(5)    Vigar V, Myers S, Oliver C, Arellano J, Robinson S, Leifert C. A Systematic Review of Organic Versus Conventional Food Consumption: Is There a Measurable Benefit on Human Health? Nutrients. 2019 Dec 18;12(1):7. doi: 10.3390/nu12010007. PMID: 31861431; PMCID: PMC7019963.
(6)    Smith-Spangler C, Brandeau ML, Hunter GE, Bavinger JC, Pearson M, Eschbach PJ, Sundaram V, Liu H, Schirmer P, Stave C, Olkin I, Bravata DM. Are organic foods safer or healthier than conventional alternatives?: a systematic review. Ann Intern Med. 2012 Sep 4;157(5):348-66. doi: 10.7326/0003-4819-157-5-201209040-00007. Erratum in: Ann Intern Med. 2012 Nov 6;157(9):680. Erratum in: Ann Intern Med. 2012 Oct 2;157(7):532. PMID: 22944875.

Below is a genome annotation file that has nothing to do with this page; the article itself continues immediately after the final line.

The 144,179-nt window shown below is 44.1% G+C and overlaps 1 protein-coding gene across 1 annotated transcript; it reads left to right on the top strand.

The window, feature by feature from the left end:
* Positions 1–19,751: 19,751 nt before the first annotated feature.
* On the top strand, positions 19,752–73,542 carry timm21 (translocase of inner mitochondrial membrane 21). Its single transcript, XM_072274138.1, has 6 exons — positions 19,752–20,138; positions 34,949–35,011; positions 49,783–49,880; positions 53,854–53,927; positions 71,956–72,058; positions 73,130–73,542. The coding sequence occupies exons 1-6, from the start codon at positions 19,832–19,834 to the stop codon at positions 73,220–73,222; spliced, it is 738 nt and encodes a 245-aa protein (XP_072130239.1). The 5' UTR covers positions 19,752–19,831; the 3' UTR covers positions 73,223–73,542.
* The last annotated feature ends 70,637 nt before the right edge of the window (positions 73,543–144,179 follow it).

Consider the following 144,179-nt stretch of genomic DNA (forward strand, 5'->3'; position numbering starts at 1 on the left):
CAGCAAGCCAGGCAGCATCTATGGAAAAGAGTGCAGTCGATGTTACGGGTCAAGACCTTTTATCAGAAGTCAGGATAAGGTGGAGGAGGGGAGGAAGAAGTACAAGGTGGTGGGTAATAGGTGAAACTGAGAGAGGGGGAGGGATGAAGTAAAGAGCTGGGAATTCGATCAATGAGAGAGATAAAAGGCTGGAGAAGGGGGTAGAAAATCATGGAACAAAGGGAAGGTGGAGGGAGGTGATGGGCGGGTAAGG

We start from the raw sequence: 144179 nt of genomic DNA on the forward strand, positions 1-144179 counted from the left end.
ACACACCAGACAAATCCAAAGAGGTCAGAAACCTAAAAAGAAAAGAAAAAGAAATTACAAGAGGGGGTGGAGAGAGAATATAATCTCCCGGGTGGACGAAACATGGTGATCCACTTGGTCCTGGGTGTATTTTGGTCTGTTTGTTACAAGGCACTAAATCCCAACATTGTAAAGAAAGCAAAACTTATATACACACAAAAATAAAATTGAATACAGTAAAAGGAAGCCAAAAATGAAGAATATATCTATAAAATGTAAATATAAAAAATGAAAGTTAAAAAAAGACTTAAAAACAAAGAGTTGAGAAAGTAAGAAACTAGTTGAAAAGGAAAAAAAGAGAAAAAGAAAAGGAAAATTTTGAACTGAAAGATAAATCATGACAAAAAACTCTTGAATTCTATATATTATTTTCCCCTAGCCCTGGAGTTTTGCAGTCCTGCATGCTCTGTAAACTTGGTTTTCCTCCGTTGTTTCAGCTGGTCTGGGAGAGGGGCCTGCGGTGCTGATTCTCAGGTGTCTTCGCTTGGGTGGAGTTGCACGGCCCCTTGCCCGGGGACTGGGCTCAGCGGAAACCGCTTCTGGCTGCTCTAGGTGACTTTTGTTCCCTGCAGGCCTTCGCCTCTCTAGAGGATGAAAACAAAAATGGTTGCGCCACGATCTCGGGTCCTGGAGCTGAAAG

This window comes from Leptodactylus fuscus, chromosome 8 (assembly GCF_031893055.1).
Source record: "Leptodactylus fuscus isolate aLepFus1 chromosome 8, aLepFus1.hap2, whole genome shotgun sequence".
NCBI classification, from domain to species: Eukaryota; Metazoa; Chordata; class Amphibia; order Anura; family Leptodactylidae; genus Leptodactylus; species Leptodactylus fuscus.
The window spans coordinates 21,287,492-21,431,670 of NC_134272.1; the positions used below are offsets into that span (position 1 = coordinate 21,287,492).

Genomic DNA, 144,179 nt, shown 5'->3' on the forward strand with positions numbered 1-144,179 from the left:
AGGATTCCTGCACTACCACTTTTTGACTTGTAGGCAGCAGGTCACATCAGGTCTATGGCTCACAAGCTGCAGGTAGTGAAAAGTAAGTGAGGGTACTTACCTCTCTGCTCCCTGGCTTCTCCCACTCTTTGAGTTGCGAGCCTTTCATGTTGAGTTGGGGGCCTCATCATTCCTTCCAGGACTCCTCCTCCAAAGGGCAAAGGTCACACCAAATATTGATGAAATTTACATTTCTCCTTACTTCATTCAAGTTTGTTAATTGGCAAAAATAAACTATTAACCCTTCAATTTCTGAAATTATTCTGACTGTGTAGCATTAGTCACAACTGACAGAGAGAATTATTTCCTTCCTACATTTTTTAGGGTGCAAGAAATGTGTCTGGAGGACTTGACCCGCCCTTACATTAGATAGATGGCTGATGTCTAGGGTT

(7)    Andersen JLM, Frederiksen K, Hansen J, Kyrø C, Overvad K, Tjønneland A, Olsen A, Raaschou-Nielsen O. Organic food consumption and the incidence of cancer in the Danish diet, cancer and health cohort. Eur J Epidemiol. 2023 Jan;38(1):59-69. doi: 10.1007/s10654-022-00951-9. Epub 2023 Jan 2. PMID: 36592285.
(8)    Australian Institute of Health and Welfare. Australia’s Health 2018. 
(9)    Brantsæter AL, Ydersbond TA, Hoppin JA, Haugen M, Meltzer HM. Organic Food in the Diet: Exposure and Health Implications. Annu Rev Public Health. 2017 Mar 20;38:295-313. doi: 10.1146/annurev-publhealth-031816-044437. Epub 2016 Dec 15. PMID: 27992727.